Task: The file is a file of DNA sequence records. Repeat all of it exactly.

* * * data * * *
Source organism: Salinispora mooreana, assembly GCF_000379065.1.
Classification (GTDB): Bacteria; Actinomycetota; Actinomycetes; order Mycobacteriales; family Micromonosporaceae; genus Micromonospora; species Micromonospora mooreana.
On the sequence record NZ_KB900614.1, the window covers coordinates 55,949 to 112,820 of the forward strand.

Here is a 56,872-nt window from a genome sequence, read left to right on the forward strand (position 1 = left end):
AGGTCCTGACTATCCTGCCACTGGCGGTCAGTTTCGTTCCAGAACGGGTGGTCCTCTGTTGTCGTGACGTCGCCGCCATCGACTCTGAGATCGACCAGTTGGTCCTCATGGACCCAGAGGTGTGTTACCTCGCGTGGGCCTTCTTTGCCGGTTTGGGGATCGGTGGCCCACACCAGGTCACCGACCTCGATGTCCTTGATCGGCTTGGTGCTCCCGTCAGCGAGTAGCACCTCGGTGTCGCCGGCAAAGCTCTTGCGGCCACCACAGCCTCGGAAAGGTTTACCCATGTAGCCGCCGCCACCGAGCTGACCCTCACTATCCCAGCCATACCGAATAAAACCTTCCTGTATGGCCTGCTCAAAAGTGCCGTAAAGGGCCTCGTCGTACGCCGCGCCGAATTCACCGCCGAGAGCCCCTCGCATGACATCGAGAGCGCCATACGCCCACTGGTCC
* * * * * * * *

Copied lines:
Source organism: Salinispora mooreana, assembly GCF_000379065.1.
Classification (GTDB): Bacteria; Actinomycetota; Actinomycetes; order Mycobacteriales; family Micromonosporaceae; genus Micromonospora; species Micromonospora mooreana.
On the sequence record NZ_KB900614.1, the window covers coordinates 55,949 to 112,820 of the forward strand.

Here is a 56,872-nt window from a genome sequence, read left to right on the forward strand (position 1 = left end):
AGGTCCTGACTATCCTGCCACTGGCGGTCAGTTTCGTTCCAGAACGGGTGGTCCTCTGTTGTCGTGACGTCGCCGCCATCGACTCTGAGATCGACCAGTTGGTCCTCATGGACCCAGAGGTGTGTTACCTCGCGTGGGCCTTCTTTGCCGGTTTGGGGATCGGTGGCCCACACCAGGTCACCGACCTCGATGTCCTTGATCGGCTTGGTGCTCCCGTCAGCGAGTAGCACCTCGGTGTCGCCGGCAAAGCTCTTGCGGCCACCACAGCCTCGGAAAGGTTTACCCATGTAGCCGCCGCCACCGAGCTGACCCTCACTATCCCAGCCATACCGAATAAAACCTTCCTGTATGGCCTGCTCAAAAGTGCCGTAAAGGGCCTCGTCGTACGCCGCGCCGAATTCACCGCCGAGAGCCCCTCGCATGACATCGAGAGCGCCATACGCCCACTGGTCC